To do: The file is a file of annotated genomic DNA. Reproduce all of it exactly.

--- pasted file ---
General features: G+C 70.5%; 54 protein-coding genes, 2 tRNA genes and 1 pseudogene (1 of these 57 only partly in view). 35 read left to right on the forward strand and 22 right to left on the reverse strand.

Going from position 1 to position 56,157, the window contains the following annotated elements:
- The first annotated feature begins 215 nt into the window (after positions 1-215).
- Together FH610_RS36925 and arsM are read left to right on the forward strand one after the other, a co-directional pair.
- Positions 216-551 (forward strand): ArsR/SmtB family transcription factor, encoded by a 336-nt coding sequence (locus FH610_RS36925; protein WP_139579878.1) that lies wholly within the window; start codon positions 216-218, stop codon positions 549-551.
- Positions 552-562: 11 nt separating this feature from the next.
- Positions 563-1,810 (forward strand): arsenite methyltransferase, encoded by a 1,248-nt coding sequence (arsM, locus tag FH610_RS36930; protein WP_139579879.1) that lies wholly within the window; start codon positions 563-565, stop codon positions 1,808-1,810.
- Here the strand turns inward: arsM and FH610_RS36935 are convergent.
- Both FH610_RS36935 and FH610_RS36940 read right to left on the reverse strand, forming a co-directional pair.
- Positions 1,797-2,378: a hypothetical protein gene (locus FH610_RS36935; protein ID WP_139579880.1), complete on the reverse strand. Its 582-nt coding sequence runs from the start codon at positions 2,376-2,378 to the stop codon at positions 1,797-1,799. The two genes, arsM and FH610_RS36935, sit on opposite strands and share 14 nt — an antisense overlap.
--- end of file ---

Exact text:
General features: G+C 70.5%; 54 protein-coding genes, 2 tRNA genes and 1 pseudogene (1 of these 57 only partly in view). 35 read left to right on the forward strand and 22 right to left on the reverse strand.

Going from position 1 to position 56,157, the window contains the following annotated elements:
- The first annotated feature begins 215 nt into the window (after positions 1-215).
- Together FH610_RS36925 and arsM are read left to right on the forward strand one after the other, a co-directional pair.
- Positions 216-551 (forward strand): ArsR/SmtB family transcription factor, encoded by a 336-nt coding sequence (locus FH610_RS36925; protein WP_139579878.1) that lies wholly within the window; start codon positions 216-218, stop codon positions 549-551.
- Positions 552-562: 11 nt separating this feature from the next.
- Positions 563-1,810 (forward strand): arsenite methyltransferase, encoded by a 1,248-nt coding sequence (arsM, locus tag FH610_RS36930; protein WP_139579879.1) that lies wholly within the window; start codon positions 563-565, stop codon positions 1,808-1,810.
- Here the strand turns inward: arsM and FH610_RS36935 are convergent.
- Both FH610_RS36935 and FH610_RS36940 read right to left on the reverse strand, forming a co-directional pair.
- Positions 1,797-2,378: a hypothetical protein gene (locus FH610_RS36935; protein ID WP_139579880.1), complete on the reverse strand. Its 582-nt coding sequence runs from the start codon at positions 2,376-2,378 to the stop codon at positions 1,797-1,799. The two genes, arsM and FH610_RS36935, sit on opposite strands and share 14 nt — an antisense overlap.